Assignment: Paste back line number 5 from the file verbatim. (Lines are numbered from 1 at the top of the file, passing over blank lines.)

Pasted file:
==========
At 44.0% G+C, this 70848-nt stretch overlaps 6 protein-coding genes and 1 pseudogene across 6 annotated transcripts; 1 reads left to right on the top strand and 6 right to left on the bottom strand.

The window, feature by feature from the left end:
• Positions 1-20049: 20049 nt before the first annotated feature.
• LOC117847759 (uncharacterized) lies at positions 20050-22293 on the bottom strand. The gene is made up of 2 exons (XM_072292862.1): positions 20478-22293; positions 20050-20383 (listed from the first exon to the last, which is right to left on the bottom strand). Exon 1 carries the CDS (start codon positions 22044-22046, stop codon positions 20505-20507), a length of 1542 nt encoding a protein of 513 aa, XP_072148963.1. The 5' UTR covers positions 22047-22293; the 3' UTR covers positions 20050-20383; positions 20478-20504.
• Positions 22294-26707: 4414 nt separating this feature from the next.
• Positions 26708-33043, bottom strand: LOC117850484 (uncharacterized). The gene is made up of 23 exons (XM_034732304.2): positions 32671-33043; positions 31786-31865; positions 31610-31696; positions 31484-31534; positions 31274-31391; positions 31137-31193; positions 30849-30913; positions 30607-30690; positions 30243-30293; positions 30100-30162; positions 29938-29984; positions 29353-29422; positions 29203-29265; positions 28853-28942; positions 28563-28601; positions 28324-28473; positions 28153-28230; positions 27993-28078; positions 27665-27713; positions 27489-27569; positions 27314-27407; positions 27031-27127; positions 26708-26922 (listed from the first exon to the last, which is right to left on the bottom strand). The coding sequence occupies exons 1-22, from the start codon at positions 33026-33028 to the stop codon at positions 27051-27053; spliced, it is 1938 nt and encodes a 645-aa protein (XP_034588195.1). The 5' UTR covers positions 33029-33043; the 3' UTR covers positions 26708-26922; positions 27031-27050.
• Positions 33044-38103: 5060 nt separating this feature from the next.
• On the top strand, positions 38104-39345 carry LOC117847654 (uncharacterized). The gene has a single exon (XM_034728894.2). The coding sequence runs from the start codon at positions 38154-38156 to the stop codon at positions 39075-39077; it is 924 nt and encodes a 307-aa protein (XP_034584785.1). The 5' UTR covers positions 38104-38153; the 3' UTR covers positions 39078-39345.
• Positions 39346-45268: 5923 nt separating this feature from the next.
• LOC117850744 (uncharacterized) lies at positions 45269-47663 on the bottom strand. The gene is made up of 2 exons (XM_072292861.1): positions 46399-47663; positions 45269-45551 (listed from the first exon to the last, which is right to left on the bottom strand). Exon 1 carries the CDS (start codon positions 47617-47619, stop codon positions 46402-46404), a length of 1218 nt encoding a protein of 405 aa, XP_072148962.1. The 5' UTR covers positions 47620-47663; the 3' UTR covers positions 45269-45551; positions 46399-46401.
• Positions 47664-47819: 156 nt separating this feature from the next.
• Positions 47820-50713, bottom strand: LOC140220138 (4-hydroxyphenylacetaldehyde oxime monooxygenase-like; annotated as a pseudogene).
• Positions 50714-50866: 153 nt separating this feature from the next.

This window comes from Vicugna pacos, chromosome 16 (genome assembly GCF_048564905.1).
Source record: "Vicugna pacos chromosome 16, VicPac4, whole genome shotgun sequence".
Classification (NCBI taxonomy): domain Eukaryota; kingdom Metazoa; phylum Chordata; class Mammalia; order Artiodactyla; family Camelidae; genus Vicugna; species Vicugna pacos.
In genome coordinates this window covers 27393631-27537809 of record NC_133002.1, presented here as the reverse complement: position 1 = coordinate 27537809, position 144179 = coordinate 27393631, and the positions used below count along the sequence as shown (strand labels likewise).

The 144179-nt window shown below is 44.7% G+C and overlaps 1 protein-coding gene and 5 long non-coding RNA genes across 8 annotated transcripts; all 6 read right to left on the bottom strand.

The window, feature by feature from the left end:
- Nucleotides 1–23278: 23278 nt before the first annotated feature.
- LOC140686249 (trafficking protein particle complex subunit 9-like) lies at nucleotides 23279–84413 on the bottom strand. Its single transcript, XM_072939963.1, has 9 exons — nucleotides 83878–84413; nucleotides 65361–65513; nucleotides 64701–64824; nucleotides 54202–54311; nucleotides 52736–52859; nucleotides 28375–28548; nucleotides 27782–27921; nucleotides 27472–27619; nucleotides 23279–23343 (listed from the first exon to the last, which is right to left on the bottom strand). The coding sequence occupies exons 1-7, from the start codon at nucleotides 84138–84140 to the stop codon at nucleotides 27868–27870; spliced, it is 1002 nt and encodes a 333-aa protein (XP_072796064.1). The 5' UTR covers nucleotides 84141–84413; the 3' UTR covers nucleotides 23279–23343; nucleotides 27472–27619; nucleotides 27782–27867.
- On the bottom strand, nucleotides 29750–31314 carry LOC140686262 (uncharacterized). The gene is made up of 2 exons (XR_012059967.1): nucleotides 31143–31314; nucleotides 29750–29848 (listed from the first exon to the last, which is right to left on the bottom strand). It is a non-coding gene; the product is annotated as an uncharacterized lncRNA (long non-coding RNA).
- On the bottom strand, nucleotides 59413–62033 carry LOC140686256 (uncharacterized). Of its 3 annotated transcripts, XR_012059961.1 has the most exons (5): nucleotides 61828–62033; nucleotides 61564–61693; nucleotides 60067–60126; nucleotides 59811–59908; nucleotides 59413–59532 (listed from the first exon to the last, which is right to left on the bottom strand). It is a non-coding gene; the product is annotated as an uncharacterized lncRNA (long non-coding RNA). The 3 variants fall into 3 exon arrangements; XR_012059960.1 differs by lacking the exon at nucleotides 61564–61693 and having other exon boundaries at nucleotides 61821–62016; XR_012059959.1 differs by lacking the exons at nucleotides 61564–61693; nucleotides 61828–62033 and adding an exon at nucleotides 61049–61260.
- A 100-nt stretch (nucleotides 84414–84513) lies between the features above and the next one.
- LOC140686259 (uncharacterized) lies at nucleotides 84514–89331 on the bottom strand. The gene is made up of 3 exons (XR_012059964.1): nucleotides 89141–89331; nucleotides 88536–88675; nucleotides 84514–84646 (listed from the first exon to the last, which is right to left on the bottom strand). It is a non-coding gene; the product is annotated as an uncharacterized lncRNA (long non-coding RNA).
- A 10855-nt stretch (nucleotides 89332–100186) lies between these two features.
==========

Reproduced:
• Positions 22294-26707: 4414 nt separating this feature from the next.